Most Endangered Places: Marine Supply Block in Anacortes
September 3, 2019 | 12:45 pm
from Washington Trust
Marine Supply & Hardware building in downtown Anacortes.
By Jennifer Mortensen, Outreach Director
At the time it was listed on the National Register of Historic Places in 1987, the “Marine Supply & Hardware Complex” included four structures. Starting on the north portion of the block and moving south down Commercial Avenue, the four buildings included the wood-frame Anacortes Junk Co. (formerly a livery stable), two square 50-foot by 50-foot buildings which together comprise the retail space of Marine Supply & Hardware, and the brick A. Olson Building on the southeast corner of the block. The buildings are a critical historical and visual link between the Anacortes commercial core and its working waterfront.
Marine Supply & Hardware started out in the livery stable building in 1916 as the Anacortes Junk Co., founded by Mike Demopoulos. In 1924, Demopoulos purchased the two neighboring buildings and changed the name of his business to Marine Supply & Hardware. Demopoulos bought a portion of the A. Olson Building in 1937 (including the shed that had been built in the alleyway between the Olson and Marine Supply & Hardware), acquired the remainder in 1976, and at the time of the 1987 National Register listing it was used for storage for Marine Supply & Hardware.
Demopoulos’ son Themo bought the business and the city block from his father’s estate in 1981 and operated Marine Supply & Hardware with his son, Steve. They sold the entire block to the Port of Anacortes in November 2014 and in 2017 sold the Marine Supply & Hardware business and its inventory to Roy and Lea Mayberry, owners of Alley Cat Antiques. The southern end of the Marine Supply & Hardware store was reconfigured to accommodate the Mayberrys’ antique store, and the northern end continues to house the old hardware store, complete with original staff.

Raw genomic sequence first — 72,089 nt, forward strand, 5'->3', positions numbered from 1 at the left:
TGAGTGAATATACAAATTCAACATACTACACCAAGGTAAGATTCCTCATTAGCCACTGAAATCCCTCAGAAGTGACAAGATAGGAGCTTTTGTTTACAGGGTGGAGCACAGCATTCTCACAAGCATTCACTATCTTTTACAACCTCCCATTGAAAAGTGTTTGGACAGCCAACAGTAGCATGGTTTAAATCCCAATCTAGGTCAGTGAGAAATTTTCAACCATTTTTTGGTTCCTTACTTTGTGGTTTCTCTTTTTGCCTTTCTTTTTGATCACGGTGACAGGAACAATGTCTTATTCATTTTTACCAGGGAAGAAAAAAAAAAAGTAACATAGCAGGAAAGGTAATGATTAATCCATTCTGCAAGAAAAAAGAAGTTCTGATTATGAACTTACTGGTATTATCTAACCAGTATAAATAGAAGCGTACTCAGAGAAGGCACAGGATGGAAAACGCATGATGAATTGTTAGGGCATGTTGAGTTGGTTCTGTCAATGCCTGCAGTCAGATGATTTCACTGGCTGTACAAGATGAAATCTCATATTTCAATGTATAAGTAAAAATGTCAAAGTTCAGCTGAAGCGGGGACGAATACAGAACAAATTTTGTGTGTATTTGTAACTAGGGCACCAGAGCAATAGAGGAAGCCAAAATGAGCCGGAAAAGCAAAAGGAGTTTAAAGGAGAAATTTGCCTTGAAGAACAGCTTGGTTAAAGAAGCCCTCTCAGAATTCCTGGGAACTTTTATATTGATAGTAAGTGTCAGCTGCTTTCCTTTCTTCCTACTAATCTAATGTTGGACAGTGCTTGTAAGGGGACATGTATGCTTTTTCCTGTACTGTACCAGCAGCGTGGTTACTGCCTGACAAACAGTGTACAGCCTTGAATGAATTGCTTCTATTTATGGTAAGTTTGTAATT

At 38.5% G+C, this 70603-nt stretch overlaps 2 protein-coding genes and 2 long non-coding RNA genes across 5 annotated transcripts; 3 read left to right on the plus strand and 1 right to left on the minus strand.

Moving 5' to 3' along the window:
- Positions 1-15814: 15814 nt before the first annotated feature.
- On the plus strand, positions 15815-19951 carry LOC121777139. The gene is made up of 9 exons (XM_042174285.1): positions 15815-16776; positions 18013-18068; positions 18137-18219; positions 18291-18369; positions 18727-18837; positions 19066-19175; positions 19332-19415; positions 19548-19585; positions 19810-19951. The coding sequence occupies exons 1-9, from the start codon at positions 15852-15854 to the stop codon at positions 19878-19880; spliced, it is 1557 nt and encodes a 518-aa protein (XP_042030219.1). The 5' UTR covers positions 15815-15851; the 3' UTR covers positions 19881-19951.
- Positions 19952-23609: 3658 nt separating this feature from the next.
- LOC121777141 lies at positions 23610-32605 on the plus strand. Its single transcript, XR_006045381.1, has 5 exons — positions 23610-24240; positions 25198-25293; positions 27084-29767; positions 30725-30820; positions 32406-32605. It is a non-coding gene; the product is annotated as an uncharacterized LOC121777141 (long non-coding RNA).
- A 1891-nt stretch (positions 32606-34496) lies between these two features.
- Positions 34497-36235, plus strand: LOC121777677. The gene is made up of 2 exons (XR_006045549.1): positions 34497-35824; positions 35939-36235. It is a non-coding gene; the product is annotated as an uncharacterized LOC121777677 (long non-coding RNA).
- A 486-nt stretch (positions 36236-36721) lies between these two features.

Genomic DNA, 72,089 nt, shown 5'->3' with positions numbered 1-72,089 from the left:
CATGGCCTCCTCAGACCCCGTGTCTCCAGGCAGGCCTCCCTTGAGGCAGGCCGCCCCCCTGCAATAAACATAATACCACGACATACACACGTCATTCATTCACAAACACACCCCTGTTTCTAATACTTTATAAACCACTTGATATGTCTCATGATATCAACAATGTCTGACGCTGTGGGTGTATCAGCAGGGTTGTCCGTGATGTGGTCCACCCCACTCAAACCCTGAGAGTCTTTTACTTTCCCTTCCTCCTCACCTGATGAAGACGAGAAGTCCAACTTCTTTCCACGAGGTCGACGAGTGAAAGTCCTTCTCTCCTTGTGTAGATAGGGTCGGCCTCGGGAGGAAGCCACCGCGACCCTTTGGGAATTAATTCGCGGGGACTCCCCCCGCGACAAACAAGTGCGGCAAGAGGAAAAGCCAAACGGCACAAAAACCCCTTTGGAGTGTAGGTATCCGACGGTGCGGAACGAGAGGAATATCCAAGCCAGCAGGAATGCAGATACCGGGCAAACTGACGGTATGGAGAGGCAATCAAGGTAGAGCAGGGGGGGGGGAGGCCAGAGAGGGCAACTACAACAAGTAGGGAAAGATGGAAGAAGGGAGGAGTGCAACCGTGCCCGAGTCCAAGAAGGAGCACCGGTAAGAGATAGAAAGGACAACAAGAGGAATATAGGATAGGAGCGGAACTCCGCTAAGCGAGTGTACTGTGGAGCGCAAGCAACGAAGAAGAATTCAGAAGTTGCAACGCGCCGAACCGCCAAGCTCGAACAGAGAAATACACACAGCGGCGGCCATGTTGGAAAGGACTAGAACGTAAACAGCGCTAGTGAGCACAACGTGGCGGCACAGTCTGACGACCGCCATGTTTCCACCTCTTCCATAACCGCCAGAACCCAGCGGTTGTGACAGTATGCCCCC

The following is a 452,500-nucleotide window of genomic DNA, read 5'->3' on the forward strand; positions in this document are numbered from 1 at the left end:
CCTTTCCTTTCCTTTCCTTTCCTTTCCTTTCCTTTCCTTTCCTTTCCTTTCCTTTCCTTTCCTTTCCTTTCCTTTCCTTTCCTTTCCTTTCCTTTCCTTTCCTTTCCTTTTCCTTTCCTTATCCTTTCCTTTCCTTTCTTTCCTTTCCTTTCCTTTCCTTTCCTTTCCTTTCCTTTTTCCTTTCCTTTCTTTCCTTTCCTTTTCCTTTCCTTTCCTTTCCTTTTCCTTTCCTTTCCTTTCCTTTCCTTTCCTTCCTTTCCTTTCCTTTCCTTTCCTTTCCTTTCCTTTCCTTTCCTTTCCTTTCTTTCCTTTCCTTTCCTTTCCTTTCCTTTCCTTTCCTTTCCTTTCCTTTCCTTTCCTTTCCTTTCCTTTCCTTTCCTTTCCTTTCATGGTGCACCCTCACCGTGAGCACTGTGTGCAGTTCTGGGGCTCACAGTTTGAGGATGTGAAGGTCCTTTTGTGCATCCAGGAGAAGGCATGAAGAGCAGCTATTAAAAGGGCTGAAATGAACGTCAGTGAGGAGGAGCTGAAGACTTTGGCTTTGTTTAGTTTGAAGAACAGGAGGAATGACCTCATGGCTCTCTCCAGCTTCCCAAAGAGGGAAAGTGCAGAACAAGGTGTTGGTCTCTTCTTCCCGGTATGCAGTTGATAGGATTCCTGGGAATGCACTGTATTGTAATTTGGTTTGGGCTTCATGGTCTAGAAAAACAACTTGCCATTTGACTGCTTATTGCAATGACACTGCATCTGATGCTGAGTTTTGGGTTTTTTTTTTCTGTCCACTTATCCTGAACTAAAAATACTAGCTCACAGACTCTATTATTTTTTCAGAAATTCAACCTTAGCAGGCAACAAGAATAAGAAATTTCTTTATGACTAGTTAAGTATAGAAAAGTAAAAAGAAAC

With the major change in property ownership and the Port of Anacortes demolishing the old livery stable building earlier this year, local advocates nominated the remaining buildings on the block to the Most Endangered Places program. With the Marine Supply & Hardware Building having been such an integral part of the marine economy of Anacortes for so many decades and having owned all the buildings on the block for many of those years, it seemed appropriate for the three buildings (and alleyway infill) to be dubbed the Marine Supply Block.
In happier news, after public outcry over the Port expressing disinterest in the amount of investment it would take to rehabilitate the Olson Building, the Port recently gifted the Olson Building to the Anacortes Housing Authority (AHA). Although the transfer is encouraging, the future is anything but certain. The AHA faces huge rehabilitation costs for the Olson Building, and the Port has not been public about its intention for the wood frame buildings still under their ownership.
Adding to the urgency, the ground floor of the entire block is filled with active local businesses concerned about their leases and spaces: Marine Supply & Hardware and Alley Cat Antiques occupy the wood frame buildings; the Bikespot bike shop is in the alleyway infill; and Marine Documentation Services, The Business record shop, and Classic Upholstery are in the Olson Building. The Marine Supply Block is critical to downtown Anacortes not only for its long history, but also because of the value it provides to the businesses and community of Anacortes today.
Special thanks to Elaine Walker at the Anacortes Museum for providing historical information about the Marine Supply Block.
Another view of the Marine Supply & Hardware building.
The A. Olson Building, built in 1891, located next door to Marine Supply & Hardware in downtown Anacortes.